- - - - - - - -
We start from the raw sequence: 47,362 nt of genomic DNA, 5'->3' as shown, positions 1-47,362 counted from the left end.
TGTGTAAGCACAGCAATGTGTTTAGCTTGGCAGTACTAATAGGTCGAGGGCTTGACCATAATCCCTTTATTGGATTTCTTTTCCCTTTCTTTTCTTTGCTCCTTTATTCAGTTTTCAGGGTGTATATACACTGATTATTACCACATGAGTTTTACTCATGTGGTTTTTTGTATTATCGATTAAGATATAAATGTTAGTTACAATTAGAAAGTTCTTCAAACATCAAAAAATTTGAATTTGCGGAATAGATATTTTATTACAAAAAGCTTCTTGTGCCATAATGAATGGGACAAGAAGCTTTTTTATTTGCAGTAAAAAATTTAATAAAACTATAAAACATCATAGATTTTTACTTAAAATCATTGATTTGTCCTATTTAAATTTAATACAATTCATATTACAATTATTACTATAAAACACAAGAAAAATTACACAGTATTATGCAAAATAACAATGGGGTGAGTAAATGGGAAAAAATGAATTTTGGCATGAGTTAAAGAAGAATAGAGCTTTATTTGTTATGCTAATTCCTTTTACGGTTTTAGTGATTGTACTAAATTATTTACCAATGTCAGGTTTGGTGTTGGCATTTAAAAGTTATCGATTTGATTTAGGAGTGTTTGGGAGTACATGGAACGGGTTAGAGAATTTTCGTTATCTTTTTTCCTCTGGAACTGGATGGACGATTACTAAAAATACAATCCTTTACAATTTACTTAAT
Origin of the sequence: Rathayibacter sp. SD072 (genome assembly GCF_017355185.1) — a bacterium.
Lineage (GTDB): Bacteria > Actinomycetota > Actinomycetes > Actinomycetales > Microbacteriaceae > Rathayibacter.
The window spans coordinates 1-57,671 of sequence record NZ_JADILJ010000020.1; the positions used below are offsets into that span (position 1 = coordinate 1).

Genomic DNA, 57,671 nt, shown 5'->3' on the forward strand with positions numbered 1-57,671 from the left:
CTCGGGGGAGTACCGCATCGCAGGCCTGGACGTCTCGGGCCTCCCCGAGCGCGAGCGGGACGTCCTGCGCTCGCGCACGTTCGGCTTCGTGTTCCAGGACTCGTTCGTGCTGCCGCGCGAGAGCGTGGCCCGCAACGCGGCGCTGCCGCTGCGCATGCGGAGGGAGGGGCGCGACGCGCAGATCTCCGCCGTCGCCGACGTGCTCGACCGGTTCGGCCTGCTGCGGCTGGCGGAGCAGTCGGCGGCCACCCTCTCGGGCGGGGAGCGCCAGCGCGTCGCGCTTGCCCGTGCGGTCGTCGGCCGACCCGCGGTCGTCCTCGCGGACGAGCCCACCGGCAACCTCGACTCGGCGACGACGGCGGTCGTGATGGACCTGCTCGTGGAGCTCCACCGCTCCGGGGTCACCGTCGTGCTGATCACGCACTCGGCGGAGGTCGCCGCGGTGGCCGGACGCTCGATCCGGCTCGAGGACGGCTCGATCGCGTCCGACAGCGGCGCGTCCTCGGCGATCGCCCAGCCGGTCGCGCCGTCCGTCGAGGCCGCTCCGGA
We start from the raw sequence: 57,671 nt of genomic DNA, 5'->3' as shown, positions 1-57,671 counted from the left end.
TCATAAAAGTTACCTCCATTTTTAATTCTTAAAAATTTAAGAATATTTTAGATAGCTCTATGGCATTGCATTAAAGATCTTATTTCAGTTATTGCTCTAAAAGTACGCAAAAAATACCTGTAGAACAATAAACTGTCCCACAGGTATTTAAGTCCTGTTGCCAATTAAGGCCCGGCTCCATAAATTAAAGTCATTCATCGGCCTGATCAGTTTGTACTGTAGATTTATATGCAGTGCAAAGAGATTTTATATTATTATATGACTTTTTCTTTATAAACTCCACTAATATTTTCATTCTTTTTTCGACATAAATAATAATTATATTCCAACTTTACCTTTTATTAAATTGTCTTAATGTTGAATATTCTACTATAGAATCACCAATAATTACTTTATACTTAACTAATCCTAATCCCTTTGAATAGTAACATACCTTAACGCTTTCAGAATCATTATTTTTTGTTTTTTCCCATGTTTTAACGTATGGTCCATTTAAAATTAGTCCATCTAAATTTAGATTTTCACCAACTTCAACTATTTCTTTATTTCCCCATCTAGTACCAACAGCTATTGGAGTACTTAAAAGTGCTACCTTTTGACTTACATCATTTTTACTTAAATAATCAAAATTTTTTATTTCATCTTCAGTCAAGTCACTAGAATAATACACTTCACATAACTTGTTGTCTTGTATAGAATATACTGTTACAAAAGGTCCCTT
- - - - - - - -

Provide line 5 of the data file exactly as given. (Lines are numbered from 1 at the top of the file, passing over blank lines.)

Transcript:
The window spans coordinates 1-57,671 of sequence record NZ_JADILJ010000020.1; the positions used below are offsets into that span (position 1 = coordinate 1).